It took decades to transform telemedicine from an “out of this world” concept to an accessible technology used by measurable numbers of Americans. According to the Centers for Medicare and Medicaid Services (CMS), only 14,000 beneficiaries received “a Medicare telehealth service” each week at the beginning of this year. This represents a small portion of the more than 62 million people with Medicare. But during the last few months, conditions shaped by the COVID-19 pandemic led to a rapid transformation in public attitudes and behaviors. Between mid-March and early July, again according to CMS, more than ten million beneficiaries received a Medicare telehealth service. This quantum leap forward in public acceptance of remote healthcare could lead to a permanent benefit for seniors. The question going forward: will the popularity and power of telehealth fade along with the immediate threat of COVID-19?
Let me provide some brief history. In the 1960’s, as NASA was getting ready to send men to the Moon, the agency was concerned with ways to monitor the health of astronauts as they endured the rigors of space travel. NASA’s experimentation with very long-distance medicine prompted closer-to-home attempts to use telemedicine, primarily in crisis situations or with remote populations.
The following years saw technological advances – jumpstarted by the development of the internet – that moved the use of telehealth from the fringes of healthcare towards a viable option. But it has taken a pandemic to drive widespread cultural acceptance of the benefits of remote care, especially among elderly patients. With hospitals overwhelmed by COVID patients and sequester-at-home mandates in place in many parts of the country, a remote conversation with a healthcare provider seemed suddenly more desirable than travelling to an in-person meeting. For frail, elderly patients at high risk for complications from COVID, telemedicine offered safety from exposure.
But continued use and even expansion of telemedicine will not happen overnight, and will not happen at all unless certain conditions are met. Accessing telehealth has not been easy for all. A recent study from the University of California at San Francisco found that one in three Americans over the age of 65 have had difficulty using telehealth. As use of telemedicine continues to grow, steps must be taken to ensure everyone has access to this vital service.
CMS is taking encouraging steps. Under the coronavirus Public Health Emergency (PHE), CMS expanded coverage for 135 telehealth services, including emergency department visits, home visits, initial inpatient and nursing facility visits, audio only services, and discharge day management services. This emergency coverage will end in October if the PHE is not extended. But even if that were to occur, CMS has already proposed rules that would make much of this beneficiary access permanent.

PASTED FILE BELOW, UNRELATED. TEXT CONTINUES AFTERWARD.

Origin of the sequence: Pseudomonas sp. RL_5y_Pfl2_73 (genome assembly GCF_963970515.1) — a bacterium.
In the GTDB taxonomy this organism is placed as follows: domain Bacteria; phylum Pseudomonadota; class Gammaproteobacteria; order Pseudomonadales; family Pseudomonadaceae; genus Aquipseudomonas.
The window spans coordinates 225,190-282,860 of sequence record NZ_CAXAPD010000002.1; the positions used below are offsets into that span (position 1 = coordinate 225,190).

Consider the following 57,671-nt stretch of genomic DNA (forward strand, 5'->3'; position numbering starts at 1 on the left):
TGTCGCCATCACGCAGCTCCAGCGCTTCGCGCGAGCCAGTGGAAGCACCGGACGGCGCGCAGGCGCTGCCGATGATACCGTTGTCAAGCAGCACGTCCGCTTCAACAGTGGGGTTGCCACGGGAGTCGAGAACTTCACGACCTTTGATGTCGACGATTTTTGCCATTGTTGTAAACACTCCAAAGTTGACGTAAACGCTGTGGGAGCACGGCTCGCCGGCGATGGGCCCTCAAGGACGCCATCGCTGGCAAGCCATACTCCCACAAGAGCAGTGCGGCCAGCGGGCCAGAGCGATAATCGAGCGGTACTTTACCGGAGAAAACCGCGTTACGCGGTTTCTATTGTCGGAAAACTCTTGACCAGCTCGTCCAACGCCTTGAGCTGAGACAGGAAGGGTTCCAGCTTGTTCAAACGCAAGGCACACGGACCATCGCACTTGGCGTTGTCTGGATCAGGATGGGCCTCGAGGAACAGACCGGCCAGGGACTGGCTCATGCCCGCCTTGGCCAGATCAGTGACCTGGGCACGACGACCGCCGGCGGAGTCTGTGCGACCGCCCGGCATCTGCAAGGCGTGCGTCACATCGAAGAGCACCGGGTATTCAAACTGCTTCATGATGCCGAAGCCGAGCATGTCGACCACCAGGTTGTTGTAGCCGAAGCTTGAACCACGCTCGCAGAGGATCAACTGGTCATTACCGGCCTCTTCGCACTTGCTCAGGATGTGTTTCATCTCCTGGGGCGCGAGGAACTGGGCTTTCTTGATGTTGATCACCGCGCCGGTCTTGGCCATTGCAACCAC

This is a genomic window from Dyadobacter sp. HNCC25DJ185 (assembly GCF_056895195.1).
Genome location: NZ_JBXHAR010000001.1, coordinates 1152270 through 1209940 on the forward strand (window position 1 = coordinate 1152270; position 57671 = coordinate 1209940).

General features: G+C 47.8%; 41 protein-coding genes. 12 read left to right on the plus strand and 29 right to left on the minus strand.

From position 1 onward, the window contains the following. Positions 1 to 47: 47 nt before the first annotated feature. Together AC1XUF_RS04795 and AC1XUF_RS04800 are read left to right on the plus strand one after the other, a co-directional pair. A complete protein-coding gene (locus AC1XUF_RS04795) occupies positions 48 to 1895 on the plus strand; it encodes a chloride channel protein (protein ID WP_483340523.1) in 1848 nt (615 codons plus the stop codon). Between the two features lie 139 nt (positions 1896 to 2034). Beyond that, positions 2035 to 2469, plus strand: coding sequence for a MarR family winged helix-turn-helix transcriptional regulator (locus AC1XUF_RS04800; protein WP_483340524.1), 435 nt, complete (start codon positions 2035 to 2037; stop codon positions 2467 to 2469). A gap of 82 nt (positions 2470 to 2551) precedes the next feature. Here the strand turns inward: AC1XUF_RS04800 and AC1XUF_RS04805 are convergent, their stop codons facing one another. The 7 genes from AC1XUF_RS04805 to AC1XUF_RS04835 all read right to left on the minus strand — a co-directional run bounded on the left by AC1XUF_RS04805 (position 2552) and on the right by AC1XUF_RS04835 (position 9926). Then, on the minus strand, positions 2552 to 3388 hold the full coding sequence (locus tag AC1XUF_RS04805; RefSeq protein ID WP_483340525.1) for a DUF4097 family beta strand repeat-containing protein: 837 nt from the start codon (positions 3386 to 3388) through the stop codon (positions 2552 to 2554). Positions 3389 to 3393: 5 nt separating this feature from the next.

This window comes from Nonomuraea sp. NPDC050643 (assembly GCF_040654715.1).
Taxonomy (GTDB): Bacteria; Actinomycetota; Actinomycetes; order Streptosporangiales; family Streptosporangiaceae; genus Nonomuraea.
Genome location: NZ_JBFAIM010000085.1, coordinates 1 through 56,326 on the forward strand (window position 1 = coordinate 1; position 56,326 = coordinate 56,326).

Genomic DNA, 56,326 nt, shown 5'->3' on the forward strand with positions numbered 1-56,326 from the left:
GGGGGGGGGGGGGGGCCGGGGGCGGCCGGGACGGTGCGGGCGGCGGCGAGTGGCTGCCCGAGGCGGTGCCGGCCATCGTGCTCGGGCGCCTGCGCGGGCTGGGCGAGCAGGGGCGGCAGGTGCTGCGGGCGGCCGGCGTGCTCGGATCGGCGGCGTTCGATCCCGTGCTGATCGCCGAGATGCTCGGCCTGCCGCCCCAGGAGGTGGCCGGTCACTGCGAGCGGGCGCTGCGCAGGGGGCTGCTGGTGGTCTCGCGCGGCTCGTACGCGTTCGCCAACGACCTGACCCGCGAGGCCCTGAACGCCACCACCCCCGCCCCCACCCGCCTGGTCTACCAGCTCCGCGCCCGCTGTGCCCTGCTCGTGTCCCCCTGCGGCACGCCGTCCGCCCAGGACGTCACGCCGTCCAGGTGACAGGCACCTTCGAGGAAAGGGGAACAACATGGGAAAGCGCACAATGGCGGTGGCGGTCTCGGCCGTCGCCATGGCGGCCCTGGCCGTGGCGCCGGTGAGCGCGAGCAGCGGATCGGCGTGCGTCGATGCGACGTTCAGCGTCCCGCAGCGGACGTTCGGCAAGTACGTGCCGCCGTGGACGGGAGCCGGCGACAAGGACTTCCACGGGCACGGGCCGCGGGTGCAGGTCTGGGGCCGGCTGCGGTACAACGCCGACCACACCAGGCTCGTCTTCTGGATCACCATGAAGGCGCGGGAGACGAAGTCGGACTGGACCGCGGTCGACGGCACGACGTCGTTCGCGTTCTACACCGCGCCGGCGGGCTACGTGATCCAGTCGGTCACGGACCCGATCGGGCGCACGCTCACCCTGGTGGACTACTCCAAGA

CMS is now soliciting comments on its proposed telehealth expansions. In response, in a letter to CMS Administrator Seema Verma, the Alliance specifically asked that CMS continue to allow telehealth examinations, instead of requiring in-person visits, before certain surgical procedures, including a procedure known as transcatheter edge-to-edge repair of a heart valve. This procedure has shown promising outcomes for clinically appropriate patients and provides a minimally invasive treatment option for patients who would not otherwise be candidates for surgical repair of their mitral valves. CMS is currently considering expanding coverage of this procedure. The Alliance also urged Medicare to pay healthcare professionals the same amount for telehealth as it pays for the same service if it were provided in-person.
Once CMS processes these comments, it may be able to offer marginally better access to telehealth services. Ultimately, however, it will be up to Congress to act to validate telehealth as an acceptable way of providing care under the Medicare program. With seventy-six percent of the American public saying that they are now interested in using telehealth, and almost two-thirds of providers saying they are more comfortable using it now than they were before COVID, the momentum seems unlikely to stall. From astronauts to the underserved, there was a consistent theme running through the discussion surrounding telehealth: it was useful when there was no better alternative. Now, telehealth seems in many instances to be the best alternative, and not one that elderly individuals and their caretakers will readily give up.
Jim Scott serves as the chair of the Alliance for Aging Research’s Board of Directors. He is also the president and CEO at Applied Policy in Washington, D.C.